A Homily in Stone: The National Shrine of the Little Flower

I was just a young child when I first visited the Shrine of the Little Flower.  My mother and sisters crowded into the car with our neighbors and drove to Royal Oak, Michigan for a pilgrimage of sorts.  We prayed a rosary at the outdoor shrine of St. Thérèse of Lisieux, and we gasped at the sheer beauty of the church which bore her name.

It wasn’t until years later that I came to appreciate the rich history of the shrine.  In 1925, when Royal Oak was a sparsely populated distant suburb of Detroit, Bishop Michael J. Gallagher traveled to Rome to witness the canonization of Saint Thérèse of Lisieux.  Upon his return, he was determined to establish the first church in her honor here in the United States; and although only 28 Catholic families lived there at the time, Bishop Gallagher anticipated the growth which would come as a result of the booming auto industry.  He named as the church’s first pastor a young priest who already had a reputation for stimulating Mass attendance:  Father Charles E. Coughlin.

It was Father Coughlin who selected the corner of Twelve Mile Road and Woodward Avenue as the ideal location for the new church.  With a loan of $78,000 from the Detroit Diocese, Father Coughlin purchased 18 lots for the new parish. A simple wooden building with a shingle roof was quickly erected at the site where the tower now stands.

The parish’s website tells the story of the fundraising campaign that led to an entire new ministry for Father Coughlin, as America’s “radio priest”:

Father Coughlin, seeking a  to repay the $101,000 cost of the new church, turned to creative fundraising. With the parish still in desperate need of funds, Father Coughlin took the unprecedented and surprising step of renting airtime on the Detroit radio station, WJR. Commercial broadcasting in the United States was only six years old when Father Coughlin’s Golden Hour program began in the fall of 1926. The priest’s sermons clarified the principles of Christianity and answered thousands of questions concerning faith and morals. The listeners were easily mesmerized by the man known as “The Voice” with his dramatic presentations at 2 p.m. each Sunday. Each broadcast resulted in an increasingly positive response, often accompanied by financial contributions.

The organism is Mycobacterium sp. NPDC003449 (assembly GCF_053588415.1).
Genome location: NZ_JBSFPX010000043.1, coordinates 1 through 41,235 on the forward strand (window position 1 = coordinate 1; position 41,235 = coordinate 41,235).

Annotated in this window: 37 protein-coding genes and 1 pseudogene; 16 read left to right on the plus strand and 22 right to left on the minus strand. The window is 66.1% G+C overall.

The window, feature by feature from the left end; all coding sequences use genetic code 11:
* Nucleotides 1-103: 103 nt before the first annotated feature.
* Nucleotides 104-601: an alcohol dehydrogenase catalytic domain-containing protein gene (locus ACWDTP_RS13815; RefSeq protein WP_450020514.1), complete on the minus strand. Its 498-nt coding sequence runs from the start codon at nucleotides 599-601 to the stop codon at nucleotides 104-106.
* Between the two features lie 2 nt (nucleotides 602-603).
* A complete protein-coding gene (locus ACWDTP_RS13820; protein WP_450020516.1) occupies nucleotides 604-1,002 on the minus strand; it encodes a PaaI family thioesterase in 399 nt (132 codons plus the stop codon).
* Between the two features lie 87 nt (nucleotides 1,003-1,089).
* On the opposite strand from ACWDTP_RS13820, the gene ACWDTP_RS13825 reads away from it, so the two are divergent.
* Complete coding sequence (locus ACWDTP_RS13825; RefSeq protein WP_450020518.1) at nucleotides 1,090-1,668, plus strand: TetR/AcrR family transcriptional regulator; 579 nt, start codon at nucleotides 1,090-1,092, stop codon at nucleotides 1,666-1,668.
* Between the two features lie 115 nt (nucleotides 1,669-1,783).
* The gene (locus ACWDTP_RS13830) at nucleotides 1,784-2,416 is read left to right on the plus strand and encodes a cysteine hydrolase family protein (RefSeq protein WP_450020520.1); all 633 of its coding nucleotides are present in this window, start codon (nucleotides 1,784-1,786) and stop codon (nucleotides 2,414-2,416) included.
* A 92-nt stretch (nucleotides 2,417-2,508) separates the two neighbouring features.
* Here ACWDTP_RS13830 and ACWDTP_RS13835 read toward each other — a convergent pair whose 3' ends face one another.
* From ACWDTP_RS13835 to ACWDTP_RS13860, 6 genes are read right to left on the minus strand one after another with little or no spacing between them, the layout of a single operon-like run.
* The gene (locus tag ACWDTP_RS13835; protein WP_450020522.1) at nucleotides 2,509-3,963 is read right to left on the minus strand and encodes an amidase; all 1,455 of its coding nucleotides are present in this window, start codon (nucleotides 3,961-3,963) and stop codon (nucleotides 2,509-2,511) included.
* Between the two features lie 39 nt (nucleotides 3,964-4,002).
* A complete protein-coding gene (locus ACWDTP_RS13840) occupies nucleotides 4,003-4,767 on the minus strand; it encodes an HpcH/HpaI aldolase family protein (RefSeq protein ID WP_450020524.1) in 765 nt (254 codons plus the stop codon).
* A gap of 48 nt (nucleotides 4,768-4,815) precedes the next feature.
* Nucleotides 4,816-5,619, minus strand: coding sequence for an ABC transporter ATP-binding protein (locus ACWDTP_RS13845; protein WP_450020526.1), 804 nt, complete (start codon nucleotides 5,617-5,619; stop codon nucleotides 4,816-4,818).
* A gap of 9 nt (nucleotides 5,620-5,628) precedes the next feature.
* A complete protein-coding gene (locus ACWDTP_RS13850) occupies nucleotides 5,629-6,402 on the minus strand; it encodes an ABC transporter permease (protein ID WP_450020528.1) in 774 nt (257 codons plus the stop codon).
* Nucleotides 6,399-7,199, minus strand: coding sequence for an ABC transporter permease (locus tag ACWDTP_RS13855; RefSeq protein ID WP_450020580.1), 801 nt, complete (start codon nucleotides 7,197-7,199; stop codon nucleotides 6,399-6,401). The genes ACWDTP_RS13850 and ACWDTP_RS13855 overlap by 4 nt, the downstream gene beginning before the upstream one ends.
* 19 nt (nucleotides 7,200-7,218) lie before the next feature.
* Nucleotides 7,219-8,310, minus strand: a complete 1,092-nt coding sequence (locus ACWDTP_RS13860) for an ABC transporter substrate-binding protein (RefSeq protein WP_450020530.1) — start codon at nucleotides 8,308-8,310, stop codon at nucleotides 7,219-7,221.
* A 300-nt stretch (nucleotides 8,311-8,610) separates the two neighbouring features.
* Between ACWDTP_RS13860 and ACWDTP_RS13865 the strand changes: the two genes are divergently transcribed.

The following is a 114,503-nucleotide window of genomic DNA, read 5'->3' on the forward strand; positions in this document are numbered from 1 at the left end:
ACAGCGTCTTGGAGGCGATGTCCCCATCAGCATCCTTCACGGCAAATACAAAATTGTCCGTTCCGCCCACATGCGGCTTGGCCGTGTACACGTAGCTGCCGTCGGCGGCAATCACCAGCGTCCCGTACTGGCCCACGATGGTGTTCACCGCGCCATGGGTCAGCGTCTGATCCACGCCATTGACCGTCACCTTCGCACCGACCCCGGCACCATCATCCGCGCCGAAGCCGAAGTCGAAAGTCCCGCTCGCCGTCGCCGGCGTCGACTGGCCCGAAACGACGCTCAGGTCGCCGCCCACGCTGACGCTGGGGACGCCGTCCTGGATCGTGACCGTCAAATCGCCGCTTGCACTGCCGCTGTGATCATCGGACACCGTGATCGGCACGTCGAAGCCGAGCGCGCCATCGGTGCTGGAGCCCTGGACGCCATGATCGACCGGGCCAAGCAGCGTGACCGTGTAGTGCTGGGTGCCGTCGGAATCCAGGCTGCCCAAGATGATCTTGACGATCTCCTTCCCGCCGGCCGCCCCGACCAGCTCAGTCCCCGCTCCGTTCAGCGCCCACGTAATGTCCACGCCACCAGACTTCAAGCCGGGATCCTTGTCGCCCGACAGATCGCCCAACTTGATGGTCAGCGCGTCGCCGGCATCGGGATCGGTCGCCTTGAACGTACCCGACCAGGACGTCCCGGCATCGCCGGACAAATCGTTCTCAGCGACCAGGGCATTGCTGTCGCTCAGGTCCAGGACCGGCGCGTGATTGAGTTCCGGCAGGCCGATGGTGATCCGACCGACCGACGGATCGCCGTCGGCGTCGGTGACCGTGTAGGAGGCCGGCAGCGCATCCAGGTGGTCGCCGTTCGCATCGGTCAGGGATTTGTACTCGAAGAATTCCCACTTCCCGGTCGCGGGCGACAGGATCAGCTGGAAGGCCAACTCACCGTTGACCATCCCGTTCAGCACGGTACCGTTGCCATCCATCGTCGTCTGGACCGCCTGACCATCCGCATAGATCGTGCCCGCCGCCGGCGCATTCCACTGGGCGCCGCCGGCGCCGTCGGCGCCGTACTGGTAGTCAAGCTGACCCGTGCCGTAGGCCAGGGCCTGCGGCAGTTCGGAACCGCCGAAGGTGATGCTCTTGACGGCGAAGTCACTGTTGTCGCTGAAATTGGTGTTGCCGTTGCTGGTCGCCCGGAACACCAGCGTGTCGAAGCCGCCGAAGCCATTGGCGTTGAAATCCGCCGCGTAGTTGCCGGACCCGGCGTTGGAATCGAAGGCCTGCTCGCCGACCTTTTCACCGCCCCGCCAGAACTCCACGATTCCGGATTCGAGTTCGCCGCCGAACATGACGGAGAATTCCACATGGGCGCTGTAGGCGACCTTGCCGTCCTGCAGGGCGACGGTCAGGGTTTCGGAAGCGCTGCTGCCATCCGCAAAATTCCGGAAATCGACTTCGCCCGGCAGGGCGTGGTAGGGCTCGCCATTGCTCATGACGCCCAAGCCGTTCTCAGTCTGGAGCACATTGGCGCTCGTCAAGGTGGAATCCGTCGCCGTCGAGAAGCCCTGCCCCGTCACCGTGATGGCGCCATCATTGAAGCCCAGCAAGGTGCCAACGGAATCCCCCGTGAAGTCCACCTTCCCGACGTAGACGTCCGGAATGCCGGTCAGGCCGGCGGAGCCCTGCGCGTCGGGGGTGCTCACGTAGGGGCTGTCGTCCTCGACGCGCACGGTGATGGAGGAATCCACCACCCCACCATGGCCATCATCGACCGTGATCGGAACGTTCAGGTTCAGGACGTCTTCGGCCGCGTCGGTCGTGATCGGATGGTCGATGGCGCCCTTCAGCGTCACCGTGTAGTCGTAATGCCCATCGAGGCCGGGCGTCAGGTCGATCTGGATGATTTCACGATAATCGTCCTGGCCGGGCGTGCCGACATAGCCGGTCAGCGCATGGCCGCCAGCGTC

By 1932, Father Coughlin’s radio chain had grown to 27 stations, stretching from Bangor, Maine, to Kansas City, Missouri. Father Coughlin and his growing staff of secretaries and assistants worked out of parishioners’ homes and various rented properties. When he outgrew these arrangements, the planning of a new church began, with provisions for much improved office space in the basement (and broadcast facilities in the second level).

Dedication Mass for the National Shrine of the Little Flower

In the fall of 1998, the United States Bishops’ Conference declared the Shrine of the Little Flower Church to be a national shrine.  Detroit’s Archbishop Adam Maida presided over the dedication Mass, which was held on the feast of the Epiphany—January 3, 1999—in the midst of the area’s worst snowstorm in thirty years.  He said,

“This day we celebrate the long faith tradition of your parish, dedicated to the spirituality of the Little Flower, Saint Thérèse of Lisieux.

“This day we celebrate that Christ was made a light to the nation. You are here at the heart and center of the Archdiocese; I hope and pray that you will be a sign of that light of Christ right here as all the world passes by. In the way that you accept the rhythm of the joys and sorrows in your own daily lives, may you bring the light of Christ to others, that they, too, may come and worship him, now and for all eternity. On this feast of the Epiphany, like the star that showed Jesus to the whole world, so your parish and this Shrine will witness to the greatness, the love, that Christ has for all God’s people.”

This video, a 2010 project of the Shrine High School journalism program, tells the story of the church’s rich history, and offers a great architectural tour.

 

  • Ted Seeber

    That can’t be the 1932 sanctuary. Churches “in the round” didn’t begin to be built until the 1970s.

    • Kathy Schiffer

      No, it sure is, Ted– It was truly unique at the time. And a friend pointed out the other day that the great altar in St. Peter’s Basilica is also centered, not placed against the wall.


CLOSE | X

HIDE | X